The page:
by Nathalie Dagmang
Escolta vendors rely so heavily on neighborhood conditions that even the smallest incremental structural or demographic change can result in a chain of problems for their livelihoods and families. This is because of the unstable and unpredictable nature of the vendors’ small businesses and private lives – including their fluctuating income, the fragile relationships they have with members of their families, and an ever changing sense of place. These changes require that they forge a certain stability through their relationships with customers, local officials, police enforcers and other Escolta constituents.
I realized this after several field visits, interviews and two separate team workshops with the vendors in 2017. The first workshop was a structured cook-out held April 21st while the second was a walking workshop held May 12th. Both workshops were conducted within the field site.
The first workshop was at a local eatery along Escolta street and was attended by vendors who lived on the sidewalks of Escolta. I chose to conduct a cook-out in order to learn about how they cook the food they sell, their routines and history, the changes they have made on their food carts, and their shared connections and experiences in their years of selling food in Escolta. The objective was to create a timeline of events in Escolta that greatly affected their livelihood and personal lives. Through a shared meal, we wanted to initiate a discussion on the common challenges they face with the hopes of rebuilding unity among vendors to help articulate what they think are possible solutions to their livelihood problems in Escolta.
We started the day leaving Escolta for the Quiapo market via jeep to buy our ingredients. Alma, Krinkle and I followed the women around the market, going in and out of narrow pathways and negotiating prices with almost every vendor in order to get the cheapest ingredients possible. We then proceeded to our workshop place where we cooked the ingredients at hand. During the first two parts of the workshop, I allowed them to be in charge of the activities. I wanted to see how they work in a communal space, sharing the same stove, work spaces and utensils, and working together in assembling our meals and assessing and deciding on the tasks of one another. It allowed me to see their boundaries in terms of sanitation, their environment’s conditions (the heat, light, smell, amount of space, etc), the pace and intensity of work. For me, the workshop space served as a scaled down version of their shared work spaces in Escolta. After all the preparations, the participants suggested that we invite other homeless families in Escolta to share the meal with us.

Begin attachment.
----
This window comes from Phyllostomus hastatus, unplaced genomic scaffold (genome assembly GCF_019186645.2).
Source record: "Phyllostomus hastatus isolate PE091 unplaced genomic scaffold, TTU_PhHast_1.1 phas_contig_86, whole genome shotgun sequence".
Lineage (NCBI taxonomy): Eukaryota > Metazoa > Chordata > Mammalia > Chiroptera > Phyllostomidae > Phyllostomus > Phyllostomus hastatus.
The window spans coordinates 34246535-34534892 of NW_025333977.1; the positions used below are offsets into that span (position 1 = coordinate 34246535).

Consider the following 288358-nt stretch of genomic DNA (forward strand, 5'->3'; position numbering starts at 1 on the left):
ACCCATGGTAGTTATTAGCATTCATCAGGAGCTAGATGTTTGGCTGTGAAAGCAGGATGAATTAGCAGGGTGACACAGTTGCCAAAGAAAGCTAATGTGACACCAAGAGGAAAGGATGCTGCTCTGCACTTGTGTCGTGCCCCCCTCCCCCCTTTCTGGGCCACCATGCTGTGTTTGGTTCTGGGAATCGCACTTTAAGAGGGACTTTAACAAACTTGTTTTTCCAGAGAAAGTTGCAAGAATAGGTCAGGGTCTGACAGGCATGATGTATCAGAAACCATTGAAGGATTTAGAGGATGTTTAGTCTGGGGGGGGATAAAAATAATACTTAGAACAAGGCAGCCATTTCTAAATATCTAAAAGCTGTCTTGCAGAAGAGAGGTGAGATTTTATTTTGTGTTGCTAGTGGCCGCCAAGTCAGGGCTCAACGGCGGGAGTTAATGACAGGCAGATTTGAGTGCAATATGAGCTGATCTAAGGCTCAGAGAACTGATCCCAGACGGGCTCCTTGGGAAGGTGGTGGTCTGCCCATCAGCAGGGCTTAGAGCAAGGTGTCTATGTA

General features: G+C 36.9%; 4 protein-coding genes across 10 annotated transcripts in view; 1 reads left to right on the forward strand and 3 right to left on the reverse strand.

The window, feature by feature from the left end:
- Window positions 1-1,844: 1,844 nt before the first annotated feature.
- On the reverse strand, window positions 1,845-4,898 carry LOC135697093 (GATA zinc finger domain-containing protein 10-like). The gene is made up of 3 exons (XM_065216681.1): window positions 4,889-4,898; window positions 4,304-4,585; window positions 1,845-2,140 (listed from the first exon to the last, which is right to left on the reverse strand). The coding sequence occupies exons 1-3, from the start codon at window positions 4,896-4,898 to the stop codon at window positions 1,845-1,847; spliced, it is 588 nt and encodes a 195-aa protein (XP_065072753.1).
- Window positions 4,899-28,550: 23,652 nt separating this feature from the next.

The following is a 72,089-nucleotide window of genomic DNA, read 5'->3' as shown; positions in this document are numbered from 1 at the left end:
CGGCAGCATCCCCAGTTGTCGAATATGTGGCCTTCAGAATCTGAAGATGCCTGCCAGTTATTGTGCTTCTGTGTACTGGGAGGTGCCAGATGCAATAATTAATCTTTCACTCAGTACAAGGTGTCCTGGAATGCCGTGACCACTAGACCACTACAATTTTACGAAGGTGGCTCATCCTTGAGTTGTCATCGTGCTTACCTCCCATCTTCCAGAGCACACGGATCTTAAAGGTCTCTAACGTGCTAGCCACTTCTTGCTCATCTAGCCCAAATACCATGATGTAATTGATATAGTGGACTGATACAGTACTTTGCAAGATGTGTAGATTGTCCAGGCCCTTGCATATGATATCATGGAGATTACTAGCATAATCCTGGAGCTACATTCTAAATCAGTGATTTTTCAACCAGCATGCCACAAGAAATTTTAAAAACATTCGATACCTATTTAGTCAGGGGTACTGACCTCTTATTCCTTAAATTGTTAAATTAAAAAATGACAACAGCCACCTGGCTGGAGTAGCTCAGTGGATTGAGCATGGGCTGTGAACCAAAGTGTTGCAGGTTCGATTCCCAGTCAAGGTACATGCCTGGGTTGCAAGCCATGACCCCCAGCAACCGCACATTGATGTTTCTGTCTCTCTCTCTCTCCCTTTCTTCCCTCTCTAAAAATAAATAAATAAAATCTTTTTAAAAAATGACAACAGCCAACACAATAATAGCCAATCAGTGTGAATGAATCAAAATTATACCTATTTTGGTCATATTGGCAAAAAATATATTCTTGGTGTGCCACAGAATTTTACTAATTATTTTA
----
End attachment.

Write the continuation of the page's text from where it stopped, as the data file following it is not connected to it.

Filled to the brim and pleased from all the food we prepared, we proceeded to creating their timelines. Other than learning about the changes in their businesses over the years and how their personal histories intersect with the history of Escolta’s development, we learned how they made sense of time and schedules, given the unstable and unpredictable nature of their livelihood and personal lives. What events in their neighborhood do they associate with the major events in their private lives? What changes in Escolta had the greatest impact to their livelihood? How did they adapt their food businesses to these changes? What events were the most memorable to them and what made these memorable?
For the second workshop, I decided instead to follow the rhythm of the vendors’ livelihood and invited the itinerant vendors who were not able to join our first workshop due to their schedule. We initially planned out an intimate picnic with two vendors, Wendy and Gilda, whose food carts were located within the same zone. At the last minute, we had to change our plans. The vendors agreed to have a picnic workshop on the condition that they are able to sell sufficient food on that day. We obliged to assist Wendy in selling her rice cakes along Escolta. It was a Saturday and her sales were running low as there were less people working in offices. We decided to peddle the rice cakes in Quiapo to seek more customers but only sold a few.
Eager to sell a good amount of the rice cakes before it got dark, Alma and I took some of the rice cakes ourselves, placed them in small cardboard boxes and peddled around Quiapo in separate routes. We sought customers at every corner of Quiapo, going through alleys of second hand clothing stalls, vintage camera shops, and the wet market. Although we were not able to reach our target sales before sunset and had to postpone the picnic, we learned a lot from selling food ourselves, talking to customers and walking along the peddling route of Wendy as we alternately pushed her cart of rice cakes across busy streets and through crowds of market-goers and fellow vendors, all the time avoiding the police enforcers who are notorious for extorting from vendors.